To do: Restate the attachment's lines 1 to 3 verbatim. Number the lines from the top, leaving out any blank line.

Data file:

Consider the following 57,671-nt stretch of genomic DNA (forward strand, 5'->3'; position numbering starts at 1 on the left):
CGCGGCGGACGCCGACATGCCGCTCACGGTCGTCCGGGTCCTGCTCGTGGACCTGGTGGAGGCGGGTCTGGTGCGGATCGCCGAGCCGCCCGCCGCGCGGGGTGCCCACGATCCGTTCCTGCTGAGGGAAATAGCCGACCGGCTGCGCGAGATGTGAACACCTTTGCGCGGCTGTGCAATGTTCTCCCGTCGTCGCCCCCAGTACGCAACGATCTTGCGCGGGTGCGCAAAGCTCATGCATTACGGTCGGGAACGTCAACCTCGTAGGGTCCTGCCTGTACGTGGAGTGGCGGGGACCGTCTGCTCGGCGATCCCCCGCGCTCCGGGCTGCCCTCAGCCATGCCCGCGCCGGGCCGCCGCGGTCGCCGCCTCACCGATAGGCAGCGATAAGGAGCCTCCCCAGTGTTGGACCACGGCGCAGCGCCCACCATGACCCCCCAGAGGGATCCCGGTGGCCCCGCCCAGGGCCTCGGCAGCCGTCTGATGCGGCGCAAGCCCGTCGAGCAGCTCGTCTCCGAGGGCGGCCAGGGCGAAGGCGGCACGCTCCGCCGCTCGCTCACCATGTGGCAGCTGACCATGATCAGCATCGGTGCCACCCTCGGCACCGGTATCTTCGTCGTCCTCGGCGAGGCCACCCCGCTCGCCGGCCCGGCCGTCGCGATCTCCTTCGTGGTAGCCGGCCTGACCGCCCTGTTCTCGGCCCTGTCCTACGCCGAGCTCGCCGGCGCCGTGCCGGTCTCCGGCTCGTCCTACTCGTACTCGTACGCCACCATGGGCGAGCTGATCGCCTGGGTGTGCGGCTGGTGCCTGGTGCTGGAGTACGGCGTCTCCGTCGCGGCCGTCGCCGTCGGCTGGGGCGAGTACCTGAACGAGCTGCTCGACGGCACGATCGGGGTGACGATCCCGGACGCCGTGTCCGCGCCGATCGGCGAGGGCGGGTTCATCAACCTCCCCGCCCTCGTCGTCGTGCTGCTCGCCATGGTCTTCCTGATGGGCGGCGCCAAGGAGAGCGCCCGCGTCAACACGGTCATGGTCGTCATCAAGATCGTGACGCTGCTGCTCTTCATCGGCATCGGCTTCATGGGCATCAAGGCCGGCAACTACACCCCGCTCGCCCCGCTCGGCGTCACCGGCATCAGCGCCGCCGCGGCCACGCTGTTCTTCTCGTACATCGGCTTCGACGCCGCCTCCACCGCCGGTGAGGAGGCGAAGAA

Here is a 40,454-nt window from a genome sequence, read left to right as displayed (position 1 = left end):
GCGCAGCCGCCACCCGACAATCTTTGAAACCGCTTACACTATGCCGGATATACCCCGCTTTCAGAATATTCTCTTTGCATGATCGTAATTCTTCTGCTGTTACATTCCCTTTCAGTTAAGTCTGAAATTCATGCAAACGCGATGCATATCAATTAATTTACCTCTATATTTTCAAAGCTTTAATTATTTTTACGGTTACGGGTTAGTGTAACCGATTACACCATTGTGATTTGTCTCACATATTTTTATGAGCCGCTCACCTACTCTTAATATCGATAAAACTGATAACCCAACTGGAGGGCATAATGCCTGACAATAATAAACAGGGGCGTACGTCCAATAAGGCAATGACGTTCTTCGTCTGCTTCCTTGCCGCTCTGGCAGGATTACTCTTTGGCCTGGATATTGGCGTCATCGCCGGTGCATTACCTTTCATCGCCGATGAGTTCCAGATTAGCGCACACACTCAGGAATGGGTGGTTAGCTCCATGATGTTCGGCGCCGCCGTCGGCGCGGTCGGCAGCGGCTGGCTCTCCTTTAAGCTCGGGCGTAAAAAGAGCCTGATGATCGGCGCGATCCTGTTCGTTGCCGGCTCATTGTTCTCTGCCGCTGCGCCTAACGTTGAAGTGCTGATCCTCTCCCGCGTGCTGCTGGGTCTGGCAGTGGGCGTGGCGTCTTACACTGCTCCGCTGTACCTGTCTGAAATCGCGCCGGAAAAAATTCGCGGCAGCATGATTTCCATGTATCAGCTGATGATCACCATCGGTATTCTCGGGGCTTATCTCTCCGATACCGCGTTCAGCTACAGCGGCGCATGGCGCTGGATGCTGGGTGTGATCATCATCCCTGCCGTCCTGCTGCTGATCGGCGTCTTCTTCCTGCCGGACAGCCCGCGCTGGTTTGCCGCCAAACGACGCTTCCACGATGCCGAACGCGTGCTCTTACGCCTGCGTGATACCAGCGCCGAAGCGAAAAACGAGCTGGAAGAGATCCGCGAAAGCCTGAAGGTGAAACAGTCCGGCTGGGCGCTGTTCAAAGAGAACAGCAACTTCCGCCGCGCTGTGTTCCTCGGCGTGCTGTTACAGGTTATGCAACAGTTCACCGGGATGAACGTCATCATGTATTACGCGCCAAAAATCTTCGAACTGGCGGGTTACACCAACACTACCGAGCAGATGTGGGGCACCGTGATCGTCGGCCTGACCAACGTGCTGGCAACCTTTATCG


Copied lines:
Consider the following 57,671-nt stretch of genomic DNA (forward strand, 5'->3'; position numbering starts at 1 on the left):
CGCGGCGGACGCCGACATGCCGCTCACGGTCGTCCGGGTCCTGCTCGTGGACCTGGTGGAGGCGGGTCTGGTGCGGATCGCCGAGCCGCCCGCCGCGCGGGGTGCCCACGATCCGTTCCTGCTGAGGGAAATAGCCGACCGGCTGCGCGAGATGTGAACACCTTTGCGCGGCTGTGCAATGTTCTCCCGTCGTCGCCCCCAGTACGCAACGATCTTGCGCGGGTGCGCAAAGCTCATGCATTACGGTCGGGAACGTCAACCTCGTAGGGTCCTGCCTGTACGTGGAGTGGCGGGGACCGTCTGCTCGGCGATCCCCCGCGCTCCGGGCTGCCCTCAGCCATGCCCGCGCCGGGCCGCCGCGGTCGCCGCCTCACCGATAGGCAGCGATAAGGAGCCTCCCCAGTGTTGGACCACGGCGCAGCGCCCACCATGACCCCCCAGAGGGATCCCGGTGGCCCCGCCCAGGGCCTCGGCAGCCGTCTGATGCGGCGCAAGCCCGTCGAGCAGCTCGTCTCCGAGGGCGGCCAGGGCGAAGGCGGCACGCTCCGCCGCTCGCTCACCATGTGGCAGCTGACCATGATCAGCATCGGTGCCACCCTCGGCACCGGTATCTTCGTCGTCCTCGGCGAGGCCACCCCGCTCGCCGGCCCGGCCGTCGCGATCTCCTTCGTGGTAGCCGGCCTGACCGCCCTGTTCTCGGCCCTGTCCTACGCCGAGCTCGCCGGCGCCGTGCCGGTCTCCGGCTCGTCCTACTCGTACTCGTACGCCACCATGGGCGAGCTGATCGCCTGGGTGTGCGGCTGGTGCCTGGTGCTGGAGTACGGCGTCTCCGTCGCGGCCGTCGCCGTCGGCTGGGGCGAGTACCTGAACGAGCTGCTCGACGGCACGATCGGGGTGACGATCCCGGACGCCGTGTCCGCGCCGATCGGCGAGGGCGGGTTCATCAACCTCCCCGCCCTCGTCGTCGTGCTGCTCGCCATGGTCTTCCTGATGGGCGGCGCCAAGGAGAGCGCCCGCGTCAACACGGTCATGGTCGTCATCAAGATCGTGACGCTGCTGCTCTTCATCGGCATCGGCTTCATGGGCATCAAGGCCGGCAACTACACCCCGCTCGCCCCGCTCGGCGTCACCGGCATCAGCGCCGCCGCGGCCACGCTGTTCTTCTCGTACATCGGCTTCGACGCCGCCTCCACCGCCGGTGAGGAGGCGAAGAA

Here is a 40,454-nt window from a genome sequence, read left to right as displayed (position 1 = left end):